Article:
Do you speak the language of Moliere?
Conservative regional councils in France are forcing workers on building sites to speak French -- the so called Moliere clause. But with around 10 percent of France's population being Muslim, demography is the real language of French politics
In the history of France, politics and language have often been intertwined. In the last few months, the political use of language has been shown in a new form.
A number of French regions, including Paris, have passed rules obliging workers on publicly funded building sites to speak French as their working language.
These regions are run by the conservative party, Les Republicans, the party of Francois Fillon, one of the leading candidates in the presidential election.
The rule, the Moliere clause, is ostensibly based on language, but in reality it is a political tactic; a call to remove foreign workers and replace them with French workers.
Politically, it is an appeal by the Republicans to pander to voters who might be thinking of voting for the rival Marine Le Pen, leader of the National Front. The two rivals and other candidates are in the midst of coping with the problems of French identity, national sovereignty, political and economic relations with the European Union and the outside world, and above all immigration and threats of terrorism.
For a while in the months of 2016, American voters in primaries of the Republican party were bemused by the abundant choice of 17 candidates. In similar fashion, French voters for the first round of the presidential election on April 23, 2017 are bewildered if not bewitched by the choice of 11 contenders representing a wide range of opinions, and most of whom are likely to get less than 1 percent of the total poll.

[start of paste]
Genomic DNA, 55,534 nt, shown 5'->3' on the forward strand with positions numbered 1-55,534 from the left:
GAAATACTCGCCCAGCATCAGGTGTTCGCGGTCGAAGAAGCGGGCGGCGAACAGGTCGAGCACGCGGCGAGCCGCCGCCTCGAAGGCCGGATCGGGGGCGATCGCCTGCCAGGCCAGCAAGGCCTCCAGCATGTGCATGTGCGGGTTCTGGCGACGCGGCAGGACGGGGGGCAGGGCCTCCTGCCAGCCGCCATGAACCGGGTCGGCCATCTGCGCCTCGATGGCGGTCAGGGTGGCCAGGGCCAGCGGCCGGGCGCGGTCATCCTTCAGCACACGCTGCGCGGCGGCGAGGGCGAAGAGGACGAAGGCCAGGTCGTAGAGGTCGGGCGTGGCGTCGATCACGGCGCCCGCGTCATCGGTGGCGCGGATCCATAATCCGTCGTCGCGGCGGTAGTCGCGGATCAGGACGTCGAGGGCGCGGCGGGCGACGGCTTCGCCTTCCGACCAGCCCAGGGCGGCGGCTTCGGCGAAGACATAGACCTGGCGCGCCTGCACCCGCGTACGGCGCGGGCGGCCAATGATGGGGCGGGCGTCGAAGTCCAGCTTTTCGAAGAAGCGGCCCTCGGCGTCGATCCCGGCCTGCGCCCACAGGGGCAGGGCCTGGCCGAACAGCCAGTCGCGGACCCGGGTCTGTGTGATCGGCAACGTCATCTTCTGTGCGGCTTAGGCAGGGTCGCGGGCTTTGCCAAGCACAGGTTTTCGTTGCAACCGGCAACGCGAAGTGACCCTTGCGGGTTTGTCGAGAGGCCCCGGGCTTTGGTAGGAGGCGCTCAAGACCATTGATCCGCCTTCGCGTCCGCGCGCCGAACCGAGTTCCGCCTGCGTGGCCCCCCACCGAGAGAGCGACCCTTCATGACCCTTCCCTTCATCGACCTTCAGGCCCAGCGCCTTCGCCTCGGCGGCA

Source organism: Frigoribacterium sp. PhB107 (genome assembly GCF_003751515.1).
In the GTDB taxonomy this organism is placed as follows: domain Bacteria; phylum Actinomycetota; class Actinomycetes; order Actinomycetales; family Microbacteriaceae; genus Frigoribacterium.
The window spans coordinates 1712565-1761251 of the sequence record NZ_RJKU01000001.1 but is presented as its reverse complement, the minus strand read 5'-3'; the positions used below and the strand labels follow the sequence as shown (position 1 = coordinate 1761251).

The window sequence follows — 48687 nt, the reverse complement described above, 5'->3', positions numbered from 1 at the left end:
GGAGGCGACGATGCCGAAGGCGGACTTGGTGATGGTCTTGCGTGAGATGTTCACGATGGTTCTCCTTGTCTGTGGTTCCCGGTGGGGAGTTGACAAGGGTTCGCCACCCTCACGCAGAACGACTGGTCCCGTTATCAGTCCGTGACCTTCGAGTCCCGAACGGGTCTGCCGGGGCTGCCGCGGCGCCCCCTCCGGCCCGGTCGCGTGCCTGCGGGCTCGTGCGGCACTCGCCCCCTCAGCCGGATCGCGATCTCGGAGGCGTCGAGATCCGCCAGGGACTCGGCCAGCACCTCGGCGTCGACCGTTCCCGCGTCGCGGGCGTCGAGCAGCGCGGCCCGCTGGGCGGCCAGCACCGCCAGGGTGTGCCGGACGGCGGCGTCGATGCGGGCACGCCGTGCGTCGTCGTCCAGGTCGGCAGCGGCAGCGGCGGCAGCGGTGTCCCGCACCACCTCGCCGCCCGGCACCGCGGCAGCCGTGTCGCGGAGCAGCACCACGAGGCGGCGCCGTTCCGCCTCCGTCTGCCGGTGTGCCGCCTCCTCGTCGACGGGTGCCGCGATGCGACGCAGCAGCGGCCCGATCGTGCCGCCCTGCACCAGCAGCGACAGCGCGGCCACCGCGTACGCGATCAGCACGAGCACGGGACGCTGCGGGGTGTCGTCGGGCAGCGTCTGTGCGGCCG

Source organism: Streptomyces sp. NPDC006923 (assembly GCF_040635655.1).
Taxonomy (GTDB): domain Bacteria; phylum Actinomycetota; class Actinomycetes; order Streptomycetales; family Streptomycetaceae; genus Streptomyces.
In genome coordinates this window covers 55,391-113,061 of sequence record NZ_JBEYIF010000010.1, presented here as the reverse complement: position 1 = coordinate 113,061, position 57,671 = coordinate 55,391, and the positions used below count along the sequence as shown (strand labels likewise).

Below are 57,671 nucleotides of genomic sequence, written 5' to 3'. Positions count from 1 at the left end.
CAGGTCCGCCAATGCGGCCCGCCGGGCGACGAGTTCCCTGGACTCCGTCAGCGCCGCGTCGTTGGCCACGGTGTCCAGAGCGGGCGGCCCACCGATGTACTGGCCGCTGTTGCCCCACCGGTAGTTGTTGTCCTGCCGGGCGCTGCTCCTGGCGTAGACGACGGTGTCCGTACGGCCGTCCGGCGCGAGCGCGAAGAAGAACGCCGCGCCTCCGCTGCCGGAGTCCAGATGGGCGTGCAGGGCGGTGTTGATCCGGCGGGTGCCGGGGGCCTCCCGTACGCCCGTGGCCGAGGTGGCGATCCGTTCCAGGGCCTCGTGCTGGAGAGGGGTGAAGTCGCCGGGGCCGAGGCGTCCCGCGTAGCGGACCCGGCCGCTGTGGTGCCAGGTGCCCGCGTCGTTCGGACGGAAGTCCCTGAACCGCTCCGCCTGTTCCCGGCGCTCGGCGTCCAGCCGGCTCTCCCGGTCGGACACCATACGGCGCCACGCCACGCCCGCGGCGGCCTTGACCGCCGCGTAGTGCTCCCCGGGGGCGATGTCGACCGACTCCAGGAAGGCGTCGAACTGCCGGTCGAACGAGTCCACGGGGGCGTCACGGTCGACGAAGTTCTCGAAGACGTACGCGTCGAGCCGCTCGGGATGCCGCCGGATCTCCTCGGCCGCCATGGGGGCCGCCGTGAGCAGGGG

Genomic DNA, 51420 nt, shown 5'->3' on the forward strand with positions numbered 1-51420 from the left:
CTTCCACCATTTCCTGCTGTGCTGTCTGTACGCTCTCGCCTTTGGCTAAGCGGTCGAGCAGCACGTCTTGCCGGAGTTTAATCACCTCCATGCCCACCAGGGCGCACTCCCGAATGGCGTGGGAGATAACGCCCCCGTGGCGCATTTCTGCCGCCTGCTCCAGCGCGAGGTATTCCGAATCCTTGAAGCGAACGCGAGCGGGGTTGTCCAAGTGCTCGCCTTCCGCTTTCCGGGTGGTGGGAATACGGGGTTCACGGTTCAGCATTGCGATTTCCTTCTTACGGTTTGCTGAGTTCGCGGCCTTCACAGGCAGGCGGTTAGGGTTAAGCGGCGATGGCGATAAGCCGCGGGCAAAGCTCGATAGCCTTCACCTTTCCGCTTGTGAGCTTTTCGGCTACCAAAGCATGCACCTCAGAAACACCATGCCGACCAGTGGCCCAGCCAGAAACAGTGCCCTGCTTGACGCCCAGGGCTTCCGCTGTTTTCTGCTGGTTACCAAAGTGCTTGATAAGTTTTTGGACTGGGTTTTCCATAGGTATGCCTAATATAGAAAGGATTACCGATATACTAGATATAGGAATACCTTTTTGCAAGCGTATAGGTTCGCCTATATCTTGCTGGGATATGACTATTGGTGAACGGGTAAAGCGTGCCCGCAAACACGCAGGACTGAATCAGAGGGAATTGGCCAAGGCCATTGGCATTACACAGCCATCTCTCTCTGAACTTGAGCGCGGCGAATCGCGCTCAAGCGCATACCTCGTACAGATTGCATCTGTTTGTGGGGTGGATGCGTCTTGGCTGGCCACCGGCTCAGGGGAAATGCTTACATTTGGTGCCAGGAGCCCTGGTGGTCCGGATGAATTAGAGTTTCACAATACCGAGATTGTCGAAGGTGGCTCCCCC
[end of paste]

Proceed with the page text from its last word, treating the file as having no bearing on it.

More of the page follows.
French politics are always intriguing, sometimes exciting and turbulent. Perhaps today it has not reached the heights of the 18th century revolutionary turbulence when the monarchy was ended and replaced by the Republic, and when rival forces, Girondins, Jacobins and Montagnards, disputed and killed each other.
Mighty figures, Brissot, Danton, Marat, Robespierre, Saint-Just, experienced or evaded execution, and the Committee of Public Safety of 11 members controlled life and death until Thermidor, July 26, 1794.
The Revolution, among so many other things, gave us a new term “terrorism” to describe an unpleasant part of political behavior. On August 28, 1794 Jean-Lambert Tallien in criticizing the behavior of Robespierre introduced for the first time the word “terror” into discussion, spoke of it as “a habitual, general shiver, an external shiver that affects the most hidden feelings.”
Indeed, France is still divided over the Revolution and the “true” Robespierre.
Was he an 18th century version of Stalin or Hitler, or the champion of popular sovereignty? Was he a secular saint or a bloody tyrant, a man who was once “incorruptible” and became the ideologist of terrorism?
Disagreement exists today when the municipal council of Paris in 2011 refused to name a street in the capital as “Robespierre.” Yet, one of the present presidential candidates Jean-Luc Melenchon is heralded by some as the “inheritor” of Robespierre.
One would have thought that stability in France had come and would continue with the creation by Charles de Gaulle of the 5th Republic in 1958.
The virtual repudiation today of traditional political parties and establishment figures such as Francois Hollande, Manuel Valls, and Nicolas Sarkozy, shows that consensus on the nature of France is still lacking. Nevertheless, the present presidential candidates echo, to some extent and in different ways, de Gaulle’s major concern.